"We are like a spring that is compressed," he said. "As soon as the boot of occupation is removed, we will prosper."

"The five-star occupation"

Mr. Bahour could have stayed at the Boardman, Ohio, software company that hired him out of college, but instead decided in 1994 to move to the land of his father. Israeli Prime Minister Yitzhak Rabin and Palestinian Chairman Yasser Arafat had famously clasped hands, the Oslo Accords seemed to lay out a path to peace, and there was money to be made. He married a Palestinian and attended Tel Aviv University, studying alongside young Jews.

Ramallah, with hills no less steep than Beechview's and views like Mount Washington's, sits in the middle of the West Bank, which Israel captured from Jordan in 1967. Though many Palestinians consider East Jerusalem their true capital, Ramallah emerged after the Oslo Accords as the administrative center of the Palestinian Authority. As such, it has benefitted more from international investment than have Nablus and Hebron, and Israel treads less heavily, making it, in Mr. Bahour's words, "the five-star occupation."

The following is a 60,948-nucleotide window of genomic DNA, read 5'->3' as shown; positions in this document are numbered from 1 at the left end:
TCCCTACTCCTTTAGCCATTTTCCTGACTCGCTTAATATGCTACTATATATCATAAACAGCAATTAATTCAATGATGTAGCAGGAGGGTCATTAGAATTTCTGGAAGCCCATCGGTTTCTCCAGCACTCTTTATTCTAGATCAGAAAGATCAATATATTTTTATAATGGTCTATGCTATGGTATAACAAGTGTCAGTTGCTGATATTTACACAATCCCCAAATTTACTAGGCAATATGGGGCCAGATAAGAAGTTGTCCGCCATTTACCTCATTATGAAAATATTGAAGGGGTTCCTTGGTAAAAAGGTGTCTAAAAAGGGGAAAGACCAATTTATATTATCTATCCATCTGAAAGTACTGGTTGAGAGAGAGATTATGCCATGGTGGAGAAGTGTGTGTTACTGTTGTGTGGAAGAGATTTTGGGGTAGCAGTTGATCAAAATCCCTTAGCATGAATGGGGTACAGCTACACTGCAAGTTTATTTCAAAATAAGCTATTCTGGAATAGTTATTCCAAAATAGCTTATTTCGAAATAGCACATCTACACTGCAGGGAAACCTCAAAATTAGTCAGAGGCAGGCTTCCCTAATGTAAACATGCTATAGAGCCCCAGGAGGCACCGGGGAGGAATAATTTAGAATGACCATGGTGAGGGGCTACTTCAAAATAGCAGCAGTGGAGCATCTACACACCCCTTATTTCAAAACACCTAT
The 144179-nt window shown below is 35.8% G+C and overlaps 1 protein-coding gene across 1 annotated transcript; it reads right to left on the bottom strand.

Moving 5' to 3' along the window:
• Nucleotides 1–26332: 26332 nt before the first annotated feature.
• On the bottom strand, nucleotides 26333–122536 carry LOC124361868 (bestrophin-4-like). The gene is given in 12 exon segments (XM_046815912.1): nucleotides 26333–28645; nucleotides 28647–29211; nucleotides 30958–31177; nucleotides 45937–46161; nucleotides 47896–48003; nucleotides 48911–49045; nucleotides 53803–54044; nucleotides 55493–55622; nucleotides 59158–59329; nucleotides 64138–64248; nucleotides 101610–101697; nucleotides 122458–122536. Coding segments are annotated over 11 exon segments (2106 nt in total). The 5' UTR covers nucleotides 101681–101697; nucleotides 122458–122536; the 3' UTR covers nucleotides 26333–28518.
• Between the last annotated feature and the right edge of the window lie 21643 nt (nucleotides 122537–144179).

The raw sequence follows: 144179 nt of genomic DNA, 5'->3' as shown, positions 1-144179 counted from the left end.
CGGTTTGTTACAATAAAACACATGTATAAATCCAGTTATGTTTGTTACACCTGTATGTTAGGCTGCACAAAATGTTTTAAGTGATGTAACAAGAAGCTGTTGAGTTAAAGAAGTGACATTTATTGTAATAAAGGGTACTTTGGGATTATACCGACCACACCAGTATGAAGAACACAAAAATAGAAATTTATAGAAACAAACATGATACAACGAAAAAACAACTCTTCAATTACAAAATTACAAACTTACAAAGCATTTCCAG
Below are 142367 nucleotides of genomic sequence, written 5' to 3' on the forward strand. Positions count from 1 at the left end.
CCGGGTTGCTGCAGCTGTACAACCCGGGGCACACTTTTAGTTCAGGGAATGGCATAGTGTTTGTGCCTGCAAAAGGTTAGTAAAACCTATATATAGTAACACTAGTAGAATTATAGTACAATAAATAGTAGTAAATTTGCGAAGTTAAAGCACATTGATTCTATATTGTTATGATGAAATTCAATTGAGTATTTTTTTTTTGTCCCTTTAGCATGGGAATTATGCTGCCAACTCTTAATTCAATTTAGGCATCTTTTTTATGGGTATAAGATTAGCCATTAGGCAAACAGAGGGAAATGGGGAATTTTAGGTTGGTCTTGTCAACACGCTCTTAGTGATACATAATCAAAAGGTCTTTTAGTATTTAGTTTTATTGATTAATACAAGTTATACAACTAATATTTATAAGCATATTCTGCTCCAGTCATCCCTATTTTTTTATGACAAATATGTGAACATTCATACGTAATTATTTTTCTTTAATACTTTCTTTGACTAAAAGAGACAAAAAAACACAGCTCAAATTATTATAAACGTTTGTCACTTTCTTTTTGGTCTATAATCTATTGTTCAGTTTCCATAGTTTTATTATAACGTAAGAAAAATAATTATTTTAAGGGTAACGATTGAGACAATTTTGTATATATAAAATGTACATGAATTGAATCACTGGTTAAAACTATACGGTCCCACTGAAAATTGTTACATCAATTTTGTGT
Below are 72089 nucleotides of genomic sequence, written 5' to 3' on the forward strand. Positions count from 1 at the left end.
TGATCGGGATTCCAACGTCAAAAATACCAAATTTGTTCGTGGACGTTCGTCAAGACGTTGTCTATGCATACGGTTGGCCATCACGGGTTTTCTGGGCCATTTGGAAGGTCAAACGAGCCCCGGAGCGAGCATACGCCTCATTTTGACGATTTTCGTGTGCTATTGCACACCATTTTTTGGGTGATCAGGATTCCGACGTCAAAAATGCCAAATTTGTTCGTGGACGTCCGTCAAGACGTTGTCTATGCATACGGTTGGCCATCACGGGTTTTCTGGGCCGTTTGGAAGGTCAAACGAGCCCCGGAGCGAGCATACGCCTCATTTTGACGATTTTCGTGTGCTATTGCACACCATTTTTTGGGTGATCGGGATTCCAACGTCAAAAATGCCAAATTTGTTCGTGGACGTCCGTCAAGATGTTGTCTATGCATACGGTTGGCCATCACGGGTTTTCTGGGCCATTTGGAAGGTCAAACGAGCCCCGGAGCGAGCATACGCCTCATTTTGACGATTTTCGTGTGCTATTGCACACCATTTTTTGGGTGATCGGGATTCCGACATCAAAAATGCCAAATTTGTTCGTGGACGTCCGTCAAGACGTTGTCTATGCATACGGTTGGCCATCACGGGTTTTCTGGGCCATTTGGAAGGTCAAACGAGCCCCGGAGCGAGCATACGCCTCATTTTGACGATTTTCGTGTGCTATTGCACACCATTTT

In 1999, even though hopes for a full agreement between Israeli and Palestinian leadership was fading, he got a job developing The Plaza mini-mall. The eruption of the Second Intifada in 2000, though, led to open warfare. "Literally bombs were being dropped on Ramallah," he said, "while I was trying to put glass windows in the new mall."

He has since opened eight Bravo stores, and has done well enough to send a daughter to the Massachusetts Institute of Technology to study chemical engineering.

Stranger in the bathroom

Even as he tries to do deals to build a children's services center, a solar farm and a store near Birzeit University, Mr. Bahour smarts at the checkpoints he must pass through and the roads he is barred from driving. He resents the permits he must get to travel even to nearby Jerusalem, the ban on Palestinian development in more than half of the West Bank, and especially the Jewish settlements visible from the roof of his house.

"I'm a big guy," he said. "I can probably come into your house and take your bathroom. You may accept that for a day. But after 40 years, you'd get upset.